googlef87758e9b6df9bec.html A Sure Word: John 3:16, "The One Who Believes", The Continuous Aspect of Greek Participles

Saturday, March 13, 2010

John 3:16, "The One Who Believes", The Continuous Aspect of Greek Participles

I've sometimes heard much hay made about the continuous aspect of Greek participles. I concede that there is an implication of an ongoing process whenever a participle occurs but I object to the characterization that a participle means there is a process going on forever without interruption. This is often the argument made concerning John 3:16:

πᾶς ὁ πιστεύων εἰς αὐτὸν μὴ ἀπόληται, ἀλλ᾿ ἔχῃ ζωὴν αἰώνιον.
“Everyone believing in Him should not perish but should have eternal life.”

The participle in this passage is “πιστεύων” (pisteuōn, “believing”) and the argument has been made that the use of a participle demands that eternal life is only available to everyone who continuously believes. If the person should cease to believe, he ceases to have eternal life. I'm always curious how people who use this argument define “eternal life”; if you once had eternal life but no longer have it, then it wasn't really “eternal,” was it? Besides that, though, I believe this is an abuse of the continuous nature of participles.

As I read Greek, I see participles functioning in a way very similar to English participles. They typically act as either adjectives or adverbs. Consider the sentence, “I hurt my knee while jogging.” In this sentence, “jogging” acts as an adverb describing when I hurt my knee. Jogging would generally be understood to be an act that continued for a while but no one would understand it to mean I continuously jog without interruption. Neither would anyone take that sentence to mean that my knee hurts only while I jog. The very ordinary understanding is that I hurt my knee during an act of jogging and my knee is still injured regardless of whether or not I am still jogging.

We can see a similar, adverbial use of the participle by John in Revelation 1:12:

καὶ ἐπιστρέψας εἶδον ἑπτὰ λυχνίας χρυσᾶς,
“And when I turned, I saw seven golden lamp stands.”

John is describing when he saw these lamp stands: when he turned. It would be absurd to imagine that John must continuously turn around in a circle without interruption to see the lamp stands. Likewise, “believing” in an adverbial sense would describe how or when we come to salvation. The use of the participle alone does not demand that salvation is only available as long as we continuously believe without interruption.

But “believing” in John 3:16 is not an adverb, it is an adjective. Even so, a similar principle applies. Imagine that I am sitting in a restaurant with a friend and I say to him, “Look at that pretty girl sitting by the window.” Next imagine that my friend leaves and I go to the counter to pay. While I'm standing in line, the pretty girl gets in line behind me and we talk for a couple of minutes. After I leave the restaurant, I call my friend and say, “I just talked to that pretty girl sitting by the window.” Now, the fact that she was no longer sitting by the window when I spoke to her is not important. I am using the participle “sitting” as an adjective to identify which girl I'm speaking about. From now on, she could forever be identified as “the pretty girl sitting by the window”.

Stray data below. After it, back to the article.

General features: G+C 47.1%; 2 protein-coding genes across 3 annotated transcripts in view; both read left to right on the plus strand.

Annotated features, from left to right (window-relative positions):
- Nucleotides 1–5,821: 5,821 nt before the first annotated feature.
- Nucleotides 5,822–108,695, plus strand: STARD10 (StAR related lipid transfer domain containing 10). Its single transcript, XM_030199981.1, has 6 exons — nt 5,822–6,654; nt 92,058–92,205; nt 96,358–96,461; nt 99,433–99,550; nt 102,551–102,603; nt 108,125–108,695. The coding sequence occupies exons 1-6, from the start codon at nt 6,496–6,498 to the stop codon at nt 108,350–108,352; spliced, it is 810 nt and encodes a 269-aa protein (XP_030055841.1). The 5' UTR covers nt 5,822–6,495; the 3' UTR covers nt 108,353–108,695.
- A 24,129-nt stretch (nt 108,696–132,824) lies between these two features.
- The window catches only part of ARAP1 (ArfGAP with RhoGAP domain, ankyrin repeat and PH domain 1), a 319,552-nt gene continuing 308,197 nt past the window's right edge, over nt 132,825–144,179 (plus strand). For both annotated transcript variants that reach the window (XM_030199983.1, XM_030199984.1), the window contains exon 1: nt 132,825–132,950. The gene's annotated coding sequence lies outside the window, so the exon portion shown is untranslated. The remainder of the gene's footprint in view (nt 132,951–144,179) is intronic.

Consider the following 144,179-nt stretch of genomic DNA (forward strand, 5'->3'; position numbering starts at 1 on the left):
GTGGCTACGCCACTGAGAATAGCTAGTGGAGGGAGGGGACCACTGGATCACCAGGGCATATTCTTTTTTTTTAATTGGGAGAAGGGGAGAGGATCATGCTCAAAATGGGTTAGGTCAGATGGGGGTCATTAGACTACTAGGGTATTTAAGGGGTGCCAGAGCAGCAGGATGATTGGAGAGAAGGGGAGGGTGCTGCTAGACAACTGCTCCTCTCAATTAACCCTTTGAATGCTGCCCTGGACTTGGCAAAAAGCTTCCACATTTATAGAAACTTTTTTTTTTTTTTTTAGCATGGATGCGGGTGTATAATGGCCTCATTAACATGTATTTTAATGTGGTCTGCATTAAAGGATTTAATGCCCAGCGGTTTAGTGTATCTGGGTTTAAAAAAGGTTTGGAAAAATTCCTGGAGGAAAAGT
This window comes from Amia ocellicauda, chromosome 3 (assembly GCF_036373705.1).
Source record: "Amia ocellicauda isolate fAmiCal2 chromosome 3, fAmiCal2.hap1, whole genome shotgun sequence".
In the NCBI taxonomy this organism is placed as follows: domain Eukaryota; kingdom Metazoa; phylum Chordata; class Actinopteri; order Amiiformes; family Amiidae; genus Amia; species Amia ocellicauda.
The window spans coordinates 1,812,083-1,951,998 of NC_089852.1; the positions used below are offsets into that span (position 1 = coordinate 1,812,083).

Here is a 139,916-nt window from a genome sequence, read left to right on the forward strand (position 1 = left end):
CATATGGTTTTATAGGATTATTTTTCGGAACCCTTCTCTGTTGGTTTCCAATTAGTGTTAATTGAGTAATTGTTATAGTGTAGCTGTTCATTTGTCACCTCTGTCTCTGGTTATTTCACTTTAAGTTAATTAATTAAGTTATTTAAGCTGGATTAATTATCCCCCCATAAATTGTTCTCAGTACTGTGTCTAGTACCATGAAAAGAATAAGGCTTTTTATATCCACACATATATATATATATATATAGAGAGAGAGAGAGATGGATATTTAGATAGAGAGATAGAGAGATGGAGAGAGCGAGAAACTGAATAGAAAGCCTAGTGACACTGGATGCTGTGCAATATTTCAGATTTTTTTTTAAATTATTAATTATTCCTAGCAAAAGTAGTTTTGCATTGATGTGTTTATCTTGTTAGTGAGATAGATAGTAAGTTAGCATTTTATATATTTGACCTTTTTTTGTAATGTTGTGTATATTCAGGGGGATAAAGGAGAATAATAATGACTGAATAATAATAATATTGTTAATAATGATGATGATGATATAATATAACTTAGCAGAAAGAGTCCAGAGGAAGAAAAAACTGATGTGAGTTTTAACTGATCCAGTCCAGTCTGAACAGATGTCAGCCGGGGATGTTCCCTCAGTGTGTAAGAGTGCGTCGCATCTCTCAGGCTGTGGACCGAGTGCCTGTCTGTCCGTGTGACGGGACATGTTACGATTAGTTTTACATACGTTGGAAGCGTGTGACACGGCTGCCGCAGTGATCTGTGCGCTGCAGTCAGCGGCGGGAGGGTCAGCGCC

My “pretty girl sitting” example is not entirely sufficient because the participle in that clause is an attributive adjective. In John 3:16, the participle is being used substantively. In English, substantival participles are rare – or at least infrequent. It's difficult to think of several examples but one good example would be “driver” which is understood to mean, “the one driving.” Once someone is identified as the driver, he can continue to be referred to as the driver even when he's no longer driving. For example, in the police report of an auto accident, the police officer might refer to someone as “the driver of the first car” even if the officer never observed him driving. So once again we can see that the use of a participle does not automatically mean “continuing forever without interruption.”

Setting the context of John 3:16 aside, there are at least three acceptable translations of ὁ πιστεύων:

“The one believing”
“The one who believes”
“The believer”

These three possibilities are functionally equivalent. As stated above, people who insist on the continuous aspect of “believing” in John 3:16 are usually trying to create the impression that salvation is conditional on our continued belief. However, the word “believer” means “the one believing” in exactly the same way the word “driver” means “the one driving.” Just like a person can still be identified as the “driver” even if he should stop driving, so can a person be a “believer” even if he could temporarily stop believing. If someone should claim to be a believer and then later claims to be an unbeliever, I suggest he was never a believer in the first place (1 John 2:19).

Let me end with a qualifier: I believe that the believer identified in John 3:16 is indeed someone who continuously believes. Consider for a moment John's use of ῾Ο νικῶν (“the one conquering” or “the victor”) in Revelation 2:11. If a person has won the victory, then he is forever the victor. It is not conditional on some continued state conquering. Rather, it is an adjective that describes his permanent status as “the one who overcame.” In that same sense, the participle “the believer” is not a conditional statement that we are saved only as long as we believe. It is instead an adjective describing our permanent state of being a saint after having once believed.

No comments: